Guidebook: Peak District Climbing
It’s funny, when I started climbing the BMC and various climbing clubs around the country were responsible for virtually all of our country’s guide books. Then along came Rockfax and upset the applecart. Not long after the two sides managed to come to a harmonious balance Vertebrate Publishing appeared on the scene and appear to be making their mark (interestingly they are simultaneously leading the charge for the UK Mountain Biking guide market). Perhaps an exaggeration as they only have two guides in print, but let’s face it, they are the big two… The Peak District is the second most visited national park in the world and its crags see more than their fair share of visitors. Where Peak District Bouldering may have missed the mark by aiming at the mid to high grade boulderer, the brand new Peak District Climbing does the opposite, appealing to the masses with its 850 classics up to E1. Not only that, but it redresses the previous guide’s elitism by including classic boulder problems as well as routes in this tally. And to top things off it even includes the best of the sport routes in the area making a combination guide that has never been attempted before.
Here’s what it says on their website:
Over 400 of the best routes from Mod to HVS are included, together with suggestions for good E1s to try. The Peak’s best gritstone and limestone crags are covered. Also featured are the mid-grade sport climbing venues of Horseshoe Quarry and Harpur Hill Quarry – over 50 of the best routes from F5 to F6c+. 350 of the Peak’s best gritstone boulder problems up to Font 7a are also included for the keen boulderer.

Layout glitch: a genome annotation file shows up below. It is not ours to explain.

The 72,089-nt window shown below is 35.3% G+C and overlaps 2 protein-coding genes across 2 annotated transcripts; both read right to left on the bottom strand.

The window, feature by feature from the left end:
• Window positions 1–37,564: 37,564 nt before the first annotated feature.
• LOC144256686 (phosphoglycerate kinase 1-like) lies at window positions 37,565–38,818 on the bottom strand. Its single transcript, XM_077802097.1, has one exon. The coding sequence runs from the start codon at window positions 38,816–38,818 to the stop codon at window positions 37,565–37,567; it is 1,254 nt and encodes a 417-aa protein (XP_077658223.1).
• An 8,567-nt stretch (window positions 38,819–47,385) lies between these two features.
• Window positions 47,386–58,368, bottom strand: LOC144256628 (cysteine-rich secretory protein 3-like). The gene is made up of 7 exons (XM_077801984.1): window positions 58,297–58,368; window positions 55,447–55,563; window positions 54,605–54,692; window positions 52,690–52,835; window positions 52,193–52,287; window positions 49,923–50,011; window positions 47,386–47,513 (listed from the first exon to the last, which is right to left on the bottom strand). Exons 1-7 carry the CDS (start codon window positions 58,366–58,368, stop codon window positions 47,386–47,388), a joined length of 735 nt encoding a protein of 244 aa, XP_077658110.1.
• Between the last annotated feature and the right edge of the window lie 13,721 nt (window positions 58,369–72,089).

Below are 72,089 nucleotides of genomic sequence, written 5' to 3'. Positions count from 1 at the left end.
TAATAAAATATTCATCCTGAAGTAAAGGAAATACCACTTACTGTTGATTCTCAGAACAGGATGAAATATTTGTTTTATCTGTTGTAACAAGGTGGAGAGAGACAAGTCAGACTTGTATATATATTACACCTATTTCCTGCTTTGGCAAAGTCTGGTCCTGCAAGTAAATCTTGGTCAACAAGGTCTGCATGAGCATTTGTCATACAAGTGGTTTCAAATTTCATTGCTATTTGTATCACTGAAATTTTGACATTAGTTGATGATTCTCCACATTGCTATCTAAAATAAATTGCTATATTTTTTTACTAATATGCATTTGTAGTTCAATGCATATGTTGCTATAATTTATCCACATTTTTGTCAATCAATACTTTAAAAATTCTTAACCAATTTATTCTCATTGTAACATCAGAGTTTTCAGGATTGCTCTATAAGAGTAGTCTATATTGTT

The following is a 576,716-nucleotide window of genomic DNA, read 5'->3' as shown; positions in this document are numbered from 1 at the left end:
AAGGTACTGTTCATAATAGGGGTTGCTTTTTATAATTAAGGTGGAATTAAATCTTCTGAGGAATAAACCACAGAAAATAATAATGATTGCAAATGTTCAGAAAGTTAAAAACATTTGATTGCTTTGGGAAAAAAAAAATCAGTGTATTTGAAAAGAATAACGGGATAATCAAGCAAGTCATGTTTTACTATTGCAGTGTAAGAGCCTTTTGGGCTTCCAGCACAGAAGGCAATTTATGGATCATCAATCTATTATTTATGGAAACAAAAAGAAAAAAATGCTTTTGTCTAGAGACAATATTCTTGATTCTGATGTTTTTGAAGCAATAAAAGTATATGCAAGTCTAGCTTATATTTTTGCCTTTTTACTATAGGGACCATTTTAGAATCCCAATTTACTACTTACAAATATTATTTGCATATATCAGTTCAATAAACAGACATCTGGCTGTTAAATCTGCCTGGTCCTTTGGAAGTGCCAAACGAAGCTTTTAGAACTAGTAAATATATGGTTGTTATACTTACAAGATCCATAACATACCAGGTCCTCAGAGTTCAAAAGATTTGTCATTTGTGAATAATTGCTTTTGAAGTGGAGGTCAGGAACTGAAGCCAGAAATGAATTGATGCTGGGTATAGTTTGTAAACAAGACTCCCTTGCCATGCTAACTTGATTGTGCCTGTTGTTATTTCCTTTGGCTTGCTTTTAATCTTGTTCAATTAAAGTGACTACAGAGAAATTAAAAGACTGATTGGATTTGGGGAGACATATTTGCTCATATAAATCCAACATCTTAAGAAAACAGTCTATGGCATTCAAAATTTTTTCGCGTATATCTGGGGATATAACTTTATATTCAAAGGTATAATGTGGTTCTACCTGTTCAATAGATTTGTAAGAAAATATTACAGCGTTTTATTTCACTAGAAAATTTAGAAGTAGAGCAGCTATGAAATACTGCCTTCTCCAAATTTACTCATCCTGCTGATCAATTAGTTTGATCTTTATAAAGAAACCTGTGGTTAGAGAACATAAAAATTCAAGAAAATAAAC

Retailing at £19.95 it’s a fairly standard price for a guide and comes with a heap of good quality and inspiring photos to illustrate the area. Coming from a publisher that started out life as a graphics designer you’d be right in thinking that it looks and feels good to boot.
In a nutshell it’s a fantastic concept, well put together and beautifully presented, but comes with a warning. If you live in the Peak or at least climb there regularly it lacks the detail provided by the full collection of definitive guides (expensive to buy the lot mind you). If you are an occasional visitor, or live here and simply want the ultimate tick list or an inspiration manual then it has to be on your shelf. Let it be an example to other ‘selected climbs’ books around the country.
Cratcliffe Tor and Robin Hood's Stride
Cheedale: Blackwell Halt
Harpur Hill Quarry
Reviewed by Matt Heason on behalf of planetFear